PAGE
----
The Ktav Sofer, a leading nineteenth century Hungarian rabbi, comments: “Peace begins in the home, then extends to the community, and finally to all the world.”
It is a fascinating lesson. Often we speak about bringing peace to the world but forget about making peace with those who stand closest to us. We give lofty speeches and sermons (rabbi!) about making peace between the Israelis and Palestinians, or between Democrats and Republicans but neglect making peace with those we profess love. But such grandiose endeavors are impossible if we do not begin with a foundation of peace in our personal relationships.
If couples argue at home, then they often bring divisiveness to work. If parents yell at their children, then their children bring anger to school.
We cannot make peace if we don’t feel at peace. If our interactions with others are rife with conflict and discord then how can we bring peace or for that matter, negotiate peace? Judaism has long recognized the centrality of peace. It teaches about its necessity. Shalom bayit, peace in the home, is of paramount importance. Other values take second to preserving it.
And this is why so many of our prayers speak of peace. The central prayer we recite whenever we gather concludes with a prayer for peace. The Amidah may offer a litany of requests: for health, forgiveness and justice to name a few, but we always conclude with the words: “Blessed are You Adonai who blesses Your people Israel with peace.” We conclude as well the Blessing after Meals with the prayer: “Oseh shalom bimromav…May the One who makes peace in the high heavens make peace for us, for all Israel and all who inhabit the earth.” The Kaddish also concludes with these same words.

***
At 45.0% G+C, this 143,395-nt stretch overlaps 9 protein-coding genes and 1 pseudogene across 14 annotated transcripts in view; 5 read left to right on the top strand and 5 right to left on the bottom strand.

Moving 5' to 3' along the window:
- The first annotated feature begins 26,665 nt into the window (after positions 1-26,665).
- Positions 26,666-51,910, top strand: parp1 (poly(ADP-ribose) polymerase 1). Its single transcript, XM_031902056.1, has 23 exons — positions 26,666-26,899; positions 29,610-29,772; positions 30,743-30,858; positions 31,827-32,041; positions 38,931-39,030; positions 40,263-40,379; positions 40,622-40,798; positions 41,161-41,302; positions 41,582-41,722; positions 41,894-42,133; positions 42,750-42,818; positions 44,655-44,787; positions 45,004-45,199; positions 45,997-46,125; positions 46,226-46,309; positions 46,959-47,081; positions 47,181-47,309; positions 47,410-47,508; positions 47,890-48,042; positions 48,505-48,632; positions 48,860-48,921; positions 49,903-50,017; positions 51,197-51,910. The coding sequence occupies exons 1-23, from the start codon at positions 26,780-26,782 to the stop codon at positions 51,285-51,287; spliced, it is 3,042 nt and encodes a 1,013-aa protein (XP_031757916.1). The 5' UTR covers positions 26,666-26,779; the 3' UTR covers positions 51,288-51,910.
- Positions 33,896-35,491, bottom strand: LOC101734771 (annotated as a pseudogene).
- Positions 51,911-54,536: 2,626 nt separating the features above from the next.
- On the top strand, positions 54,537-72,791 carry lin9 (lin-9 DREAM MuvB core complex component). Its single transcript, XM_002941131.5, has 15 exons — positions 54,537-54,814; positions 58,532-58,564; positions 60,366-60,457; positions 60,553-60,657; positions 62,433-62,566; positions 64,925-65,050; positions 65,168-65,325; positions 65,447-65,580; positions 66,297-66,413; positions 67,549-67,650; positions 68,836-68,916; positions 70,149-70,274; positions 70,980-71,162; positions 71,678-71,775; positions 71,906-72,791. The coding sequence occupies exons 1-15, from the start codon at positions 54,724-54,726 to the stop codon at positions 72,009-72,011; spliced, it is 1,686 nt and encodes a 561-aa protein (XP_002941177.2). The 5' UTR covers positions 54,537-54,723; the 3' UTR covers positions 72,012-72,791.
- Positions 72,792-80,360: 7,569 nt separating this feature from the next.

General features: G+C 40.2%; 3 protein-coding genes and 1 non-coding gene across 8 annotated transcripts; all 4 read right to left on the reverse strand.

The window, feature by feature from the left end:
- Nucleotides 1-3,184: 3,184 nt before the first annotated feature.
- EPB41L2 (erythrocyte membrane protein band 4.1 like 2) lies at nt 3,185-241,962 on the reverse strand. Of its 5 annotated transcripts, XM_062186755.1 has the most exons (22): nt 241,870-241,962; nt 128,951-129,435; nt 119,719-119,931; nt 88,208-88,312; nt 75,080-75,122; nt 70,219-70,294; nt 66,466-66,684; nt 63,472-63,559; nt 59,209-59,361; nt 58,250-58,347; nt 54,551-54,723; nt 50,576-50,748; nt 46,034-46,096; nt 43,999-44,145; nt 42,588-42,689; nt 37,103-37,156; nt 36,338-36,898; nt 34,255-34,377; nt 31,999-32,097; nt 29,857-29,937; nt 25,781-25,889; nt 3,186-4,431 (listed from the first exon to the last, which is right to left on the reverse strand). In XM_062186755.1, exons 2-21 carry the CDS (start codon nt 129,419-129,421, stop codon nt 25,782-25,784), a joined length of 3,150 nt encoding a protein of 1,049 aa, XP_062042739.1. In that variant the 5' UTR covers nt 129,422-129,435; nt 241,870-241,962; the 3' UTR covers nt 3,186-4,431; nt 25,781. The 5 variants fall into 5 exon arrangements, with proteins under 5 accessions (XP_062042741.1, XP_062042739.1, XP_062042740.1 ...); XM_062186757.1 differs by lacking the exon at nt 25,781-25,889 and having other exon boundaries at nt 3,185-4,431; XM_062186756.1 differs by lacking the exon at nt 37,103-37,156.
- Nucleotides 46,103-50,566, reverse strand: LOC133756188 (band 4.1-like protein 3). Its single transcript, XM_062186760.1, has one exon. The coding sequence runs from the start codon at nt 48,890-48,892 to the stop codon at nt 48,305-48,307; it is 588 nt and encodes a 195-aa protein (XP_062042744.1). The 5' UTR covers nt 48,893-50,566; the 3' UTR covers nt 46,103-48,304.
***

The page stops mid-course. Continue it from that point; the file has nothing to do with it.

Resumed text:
We pray for peace so we might have the strength to bring peace.
This week we learn the words for the priestly blessing. These are the words I am often privileged to recite at baby namings, bnai mitzvah and weddings. “May the Lord bless you and keep you! May the light of the Lord’s face shine upon you and be gracious to you! May you always find God’s presence in your life and blessed with shalom, peace.”
These are also the words that parents recite when blessing their children at the Shabbat and holiday dinner table. We begin our festive meals by asking God to bring peace to those we most treasure: our children. We conclude our meal by asking God to bring peace to our people and then to the world.
Perhaps the great Hungarian rabbi is correct. Peace must begin in the home. Then it extends to the community and finally we hope, to all the world.
I offer this suggestion. Try blessing your children at home. It might bring an additional measure of peace to your home and your most prized relationships.
And you never know. It could even be the beginning of bringing peace to the world.